Facebook buys fitness app firm

Moves app Image copyright Other
Image caption Facebook wants a piece of the lucrative fitness technology market

Facebook has added a Finnish firm that makes a fitness tracking app to its ever-increasing portfolio of purchases.

Helsinki-based ProtoGeo created the Moves app that uses a smartphone's built-in sensors to track activity and calories burned.

The acquisition offers the social network an entry into the burgeoning health technology market.

Other recent purchases include mobile messaging firm WhatsApp and virtual headset maker Oculus.

Facebook did not reveal how much it paid for ProtoGeo, which has fewer than 10 employees, but it is believed to be a fraction of the price it has paid for more high-profile firms recently.

It paid $2bn (£1.1bn) for Oculus VR and spent $19bn (£11.3bn) on WhatsApp.

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In a blogpost the fitness firm moved to reassure its users about the purchase.

"For those of you that use the Moves app - the Moves experience will continue to operate as a stand-alone app, and there are no plans to change that or co-mingle data with Facebook."

Meanwhile Facebook said of the purchase: "The Moves team has built an incredible tool for the millions of people who want to better understand their daily fitness activity, and we're looking forward to the app continuing to gain momentum."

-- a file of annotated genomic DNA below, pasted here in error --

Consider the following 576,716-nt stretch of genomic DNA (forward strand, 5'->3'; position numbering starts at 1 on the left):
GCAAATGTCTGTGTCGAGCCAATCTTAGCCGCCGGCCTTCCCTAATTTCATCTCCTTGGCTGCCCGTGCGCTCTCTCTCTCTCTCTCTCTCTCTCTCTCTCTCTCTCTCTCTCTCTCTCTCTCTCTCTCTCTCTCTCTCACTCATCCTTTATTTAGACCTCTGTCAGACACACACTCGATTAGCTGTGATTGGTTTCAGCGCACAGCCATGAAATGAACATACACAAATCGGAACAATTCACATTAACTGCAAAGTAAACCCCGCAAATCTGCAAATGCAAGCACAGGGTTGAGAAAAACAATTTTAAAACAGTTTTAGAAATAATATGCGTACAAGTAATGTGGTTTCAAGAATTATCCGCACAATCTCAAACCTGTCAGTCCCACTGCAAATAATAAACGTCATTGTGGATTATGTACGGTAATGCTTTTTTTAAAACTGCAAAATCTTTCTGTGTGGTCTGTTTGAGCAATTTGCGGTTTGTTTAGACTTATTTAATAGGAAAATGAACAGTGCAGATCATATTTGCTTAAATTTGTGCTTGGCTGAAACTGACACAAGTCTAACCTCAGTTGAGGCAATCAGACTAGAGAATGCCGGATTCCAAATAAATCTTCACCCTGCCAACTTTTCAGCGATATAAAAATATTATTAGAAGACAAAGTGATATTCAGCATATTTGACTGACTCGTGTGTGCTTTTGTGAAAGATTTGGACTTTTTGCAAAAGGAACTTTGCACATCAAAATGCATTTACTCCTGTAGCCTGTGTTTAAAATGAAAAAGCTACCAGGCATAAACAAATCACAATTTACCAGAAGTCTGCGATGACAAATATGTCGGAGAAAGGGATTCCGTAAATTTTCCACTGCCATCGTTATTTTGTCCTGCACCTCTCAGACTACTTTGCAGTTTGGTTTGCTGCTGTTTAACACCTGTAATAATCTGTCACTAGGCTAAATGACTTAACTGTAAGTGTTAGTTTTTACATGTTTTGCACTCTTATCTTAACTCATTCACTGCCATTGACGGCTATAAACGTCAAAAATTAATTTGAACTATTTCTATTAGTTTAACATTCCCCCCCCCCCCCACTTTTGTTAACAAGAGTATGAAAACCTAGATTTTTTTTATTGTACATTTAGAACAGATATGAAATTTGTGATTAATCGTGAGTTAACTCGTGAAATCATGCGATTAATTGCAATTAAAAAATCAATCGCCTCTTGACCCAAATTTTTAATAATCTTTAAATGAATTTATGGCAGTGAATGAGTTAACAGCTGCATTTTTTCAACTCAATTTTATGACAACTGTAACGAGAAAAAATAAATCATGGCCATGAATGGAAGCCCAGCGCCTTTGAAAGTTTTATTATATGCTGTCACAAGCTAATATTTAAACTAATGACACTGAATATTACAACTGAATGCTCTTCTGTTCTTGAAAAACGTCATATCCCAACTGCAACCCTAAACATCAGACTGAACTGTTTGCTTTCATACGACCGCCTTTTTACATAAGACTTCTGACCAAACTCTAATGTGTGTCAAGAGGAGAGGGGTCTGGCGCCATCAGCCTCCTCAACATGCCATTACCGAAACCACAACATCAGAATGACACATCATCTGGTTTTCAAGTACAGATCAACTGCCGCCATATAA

The app runs in the background of users' phones, using location data to monitor activities through the day.

The free app has been downloaded more than four million times for both iPhone and Android phones, according to the firm.

Many of the big technology firms are seeing money to be made from health technology. There is a range of fitness bands and smartwatches on the market already.

Apple is rumoured to be on the verge of launching its own smartwatch with fitness features and Google last month launched software for wearables.

But for Facebook, the purchase of a fitness app is likely to be all about new data which will allow it to better target adverts, thinks Alys Woodward, an analyst with research firm IDC.

"They want to know more stuff about what people do and where they are. This is useful information even if they don't tie it back to the individual," she said.

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